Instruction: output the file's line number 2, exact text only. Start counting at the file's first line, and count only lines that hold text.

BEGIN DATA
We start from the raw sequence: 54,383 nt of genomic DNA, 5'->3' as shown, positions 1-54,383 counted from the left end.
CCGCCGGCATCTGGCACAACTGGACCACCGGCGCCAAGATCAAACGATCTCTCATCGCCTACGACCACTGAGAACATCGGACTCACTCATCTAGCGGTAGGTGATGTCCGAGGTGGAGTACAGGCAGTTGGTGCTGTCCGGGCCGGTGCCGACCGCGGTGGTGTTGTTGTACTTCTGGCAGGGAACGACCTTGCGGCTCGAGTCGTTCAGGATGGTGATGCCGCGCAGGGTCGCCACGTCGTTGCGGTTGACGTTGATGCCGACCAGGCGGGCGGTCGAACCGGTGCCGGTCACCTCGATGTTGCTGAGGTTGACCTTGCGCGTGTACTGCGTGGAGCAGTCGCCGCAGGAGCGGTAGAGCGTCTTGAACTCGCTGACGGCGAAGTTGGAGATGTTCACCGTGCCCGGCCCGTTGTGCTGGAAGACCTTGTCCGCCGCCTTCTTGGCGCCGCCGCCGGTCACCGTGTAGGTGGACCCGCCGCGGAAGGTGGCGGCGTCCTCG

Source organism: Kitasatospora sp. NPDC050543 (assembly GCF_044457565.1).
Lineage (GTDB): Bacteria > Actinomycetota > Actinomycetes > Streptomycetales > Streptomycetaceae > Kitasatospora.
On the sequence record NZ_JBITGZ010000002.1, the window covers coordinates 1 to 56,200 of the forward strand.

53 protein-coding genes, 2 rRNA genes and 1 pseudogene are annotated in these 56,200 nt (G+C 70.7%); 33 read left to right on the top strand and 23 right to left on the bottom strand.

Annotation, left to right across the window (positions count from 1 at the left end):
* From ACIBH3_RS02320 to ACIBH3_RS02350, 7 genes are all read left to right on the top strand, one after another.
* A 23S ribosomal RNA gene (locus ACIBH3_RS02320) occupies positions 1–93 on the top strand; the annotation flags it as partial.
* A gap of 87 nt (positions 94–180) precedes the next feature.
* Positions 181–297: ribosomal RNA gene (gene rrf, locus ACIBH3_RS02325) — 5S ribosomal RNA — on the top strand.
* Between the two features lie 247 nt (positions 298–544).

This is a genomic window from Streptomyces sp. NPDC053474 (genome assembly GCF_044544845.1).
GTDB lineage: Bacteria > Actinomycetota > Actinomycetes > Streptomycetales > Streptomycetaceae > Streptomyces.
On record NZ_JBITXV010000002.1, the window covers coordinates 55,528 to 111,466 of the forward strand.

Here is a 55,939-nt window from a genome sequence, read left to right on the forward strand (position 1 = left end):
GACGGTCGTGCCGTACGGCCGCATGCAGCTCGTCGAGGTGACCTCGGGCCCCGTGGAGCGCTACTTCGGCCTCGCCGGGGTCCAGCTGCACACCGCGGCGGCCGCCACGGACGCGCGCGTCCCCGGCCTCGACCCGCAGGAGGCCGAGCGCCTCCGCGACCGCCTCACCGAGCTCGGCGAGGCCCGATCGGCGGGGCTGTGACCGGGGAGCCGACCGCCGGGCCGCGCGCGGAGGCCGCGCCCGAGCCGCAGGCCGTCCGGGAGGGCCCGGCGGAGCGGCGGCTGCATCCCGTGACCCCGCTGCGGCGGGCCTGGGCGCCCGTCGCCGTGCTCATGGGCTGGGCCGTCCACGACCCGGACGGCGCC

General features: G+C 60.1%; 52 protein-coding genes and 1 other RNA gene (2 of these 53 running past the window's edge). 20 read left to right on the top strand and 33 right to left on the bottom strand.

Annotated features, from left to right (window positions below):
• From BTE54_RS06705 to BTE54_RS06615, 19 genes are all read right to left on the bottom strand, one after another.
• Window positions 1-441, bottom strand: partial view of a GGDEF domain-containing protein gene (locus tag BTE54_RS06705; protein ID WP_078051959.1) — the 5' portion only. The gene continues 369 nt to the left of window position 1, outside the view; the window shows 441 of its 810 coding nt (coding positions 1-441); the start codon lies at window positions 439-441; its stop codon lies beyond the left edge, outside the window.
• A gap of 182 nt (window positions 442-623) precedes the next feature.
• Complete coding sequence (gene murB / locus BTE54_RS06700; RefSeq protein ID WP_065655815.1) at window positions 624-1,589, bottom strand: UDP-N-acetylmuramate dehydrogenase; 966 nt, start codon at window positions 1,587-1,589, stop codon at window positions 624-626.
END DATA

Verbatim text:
CCGCCGGCATCTGGCACAACTGGACCACCGGCGCCAAGATCAAACGATCTCTCATCGCCTACGACCACTGAGAACATCGGACTCACTCATCTAGCGGTAGGTGATGTCCGAGGTGGAGTACAGGCAGTTGGTGCTGTCCGGGCCGGTGCCGACCGCGGTGGTGTTGTTGTACTTCTGGCAGGGAACGACCTTGCGGCTCGAGTCGTTCAGGATGGTGATGCCGCGCAGGGTCGCCACGTCGTTGCGGTTGACGTTGATGCCGACCAGGCGGGCGGTCGAACCGGTGCCGGTCACCTCGATGTTGCTGAGGTTGACCTTGCGCGTGTACTGCGTGGAGCAGTCGCCGCAGGAGCGGTAGAGCGTCTTGAACTCGCTGACGGCGAAGTTGGAGATGTTCACCGTGCCCGGCCCGTTGTGCTGGAAGACCTTGTCCGCCGCCTTCTTGGCGCCGCCGCCGGTCACCGTGTAGGTGGACCCGCCGCGGAAGGTGGCGGCGTCCTCG